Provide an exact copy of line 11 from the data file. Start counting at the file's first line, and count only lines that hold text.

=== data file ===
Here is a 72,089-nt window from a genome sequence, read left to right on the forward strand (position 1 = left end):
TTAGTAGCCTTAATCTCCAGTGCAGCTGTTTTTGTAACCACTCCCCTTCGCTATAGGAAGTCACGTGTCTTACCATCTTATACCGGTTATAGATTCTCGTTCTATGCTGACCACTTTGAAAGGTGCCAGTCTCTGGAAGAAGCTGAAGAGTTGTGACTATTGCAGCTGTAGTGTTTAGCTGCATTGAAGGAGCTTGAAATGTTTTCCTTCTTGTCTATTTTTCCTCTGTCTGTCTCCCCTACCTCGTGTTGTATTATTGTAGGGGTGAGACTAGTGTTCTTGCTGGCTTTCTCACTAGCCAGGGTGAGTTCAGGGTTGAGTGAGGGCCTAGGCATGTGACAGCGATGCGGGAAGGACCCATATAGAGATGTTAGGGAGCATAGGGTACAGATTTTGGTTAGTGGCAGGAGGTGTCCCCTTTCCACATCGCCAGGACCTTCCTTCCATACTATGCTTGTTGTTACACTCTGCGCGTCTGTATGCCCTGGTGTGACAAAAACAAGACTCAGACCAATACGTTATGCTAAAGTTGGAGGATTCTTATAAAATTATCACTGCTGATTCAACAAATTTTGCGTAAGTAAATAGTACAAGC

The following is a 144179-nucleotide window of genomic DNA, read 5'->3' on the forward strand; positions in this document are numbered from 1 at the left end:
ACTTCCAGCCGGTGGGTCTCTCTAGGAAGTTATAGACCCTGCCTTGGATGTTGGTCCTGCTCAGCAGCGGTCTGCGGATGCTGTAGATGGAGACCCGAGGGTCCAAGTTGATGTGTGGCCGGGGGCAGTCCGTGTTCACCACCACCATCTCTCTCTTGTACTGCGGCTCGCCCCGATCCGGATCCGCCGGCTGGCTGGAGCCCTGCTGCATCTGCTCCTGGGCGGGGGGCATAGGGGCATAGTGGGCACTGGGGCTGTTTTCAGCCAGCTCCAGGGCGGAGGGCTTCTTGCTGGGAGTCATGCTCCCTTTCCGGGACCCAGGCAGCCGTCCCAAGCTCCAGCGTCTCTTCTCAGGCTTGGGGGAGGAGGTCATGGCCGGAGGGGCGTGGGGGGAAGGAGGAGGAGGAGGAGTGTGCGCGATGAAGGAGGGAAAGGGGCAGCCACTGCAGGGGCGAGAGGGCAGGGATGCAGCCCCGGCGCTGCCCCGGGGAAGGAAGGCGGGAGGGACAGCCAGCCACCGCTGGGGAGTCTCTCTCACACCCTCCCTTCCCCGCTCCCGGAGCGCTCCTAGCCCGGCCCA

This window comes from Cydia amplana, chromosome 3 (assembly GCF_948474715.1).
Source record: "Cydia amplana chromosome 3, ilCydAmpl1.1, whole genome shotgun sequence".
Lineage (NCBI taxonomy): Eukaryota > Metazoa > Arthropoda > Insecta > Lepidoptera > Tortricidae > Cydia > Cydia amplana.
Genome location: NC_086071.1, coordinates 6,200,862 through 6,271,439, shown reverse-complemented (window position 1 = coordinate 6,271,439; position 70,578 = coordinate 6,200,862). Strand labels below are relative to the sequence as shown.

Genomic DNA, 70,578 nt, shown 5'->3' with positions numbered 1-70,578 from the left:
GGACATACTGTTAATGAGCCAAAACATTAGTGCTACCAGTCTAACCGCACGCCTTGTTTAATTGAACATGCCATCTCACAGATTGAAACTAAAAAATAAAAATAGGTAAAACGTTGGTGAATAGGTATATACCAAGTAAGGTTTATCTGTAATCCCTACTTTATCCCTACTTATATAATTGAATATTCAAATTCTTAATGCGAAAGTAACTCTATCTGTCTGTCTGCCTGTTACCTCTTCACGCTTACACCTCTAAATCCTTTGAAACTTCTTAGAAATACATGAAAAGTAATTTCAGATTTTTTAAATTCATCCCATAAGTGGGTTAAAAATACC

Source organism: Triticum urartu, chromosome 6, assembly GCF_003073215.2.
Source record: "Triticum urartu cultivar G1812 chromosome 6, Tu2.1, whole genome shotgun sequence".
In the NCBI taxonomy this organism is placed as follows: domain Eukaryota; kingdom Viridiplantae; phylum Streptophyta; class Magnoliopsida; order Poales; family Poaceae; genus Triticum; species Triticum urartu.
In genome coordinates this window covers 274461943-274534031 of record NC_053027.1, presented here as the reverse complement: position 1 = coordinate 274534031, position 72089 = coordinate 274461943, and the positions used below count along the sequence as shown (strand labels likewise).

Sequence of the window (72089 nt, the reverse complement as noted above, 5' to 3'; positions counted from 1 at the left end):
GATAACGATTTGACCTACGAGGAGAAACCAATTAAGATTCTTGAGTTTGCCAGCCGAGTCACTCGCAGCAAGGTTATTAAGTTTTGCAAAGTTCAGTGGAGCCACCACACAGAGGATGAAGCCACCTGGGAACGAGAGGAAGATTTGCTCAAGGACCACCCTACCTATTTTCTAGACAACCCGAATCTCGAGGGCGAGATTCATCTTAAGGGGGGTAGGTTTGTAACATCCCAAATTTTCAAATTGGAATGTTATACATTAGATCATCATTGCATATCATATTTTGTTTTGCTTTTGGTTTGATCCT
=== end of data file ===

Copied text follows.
Source organism: Triticum urartu, chromosome 6, assembly GCF_003073215.2.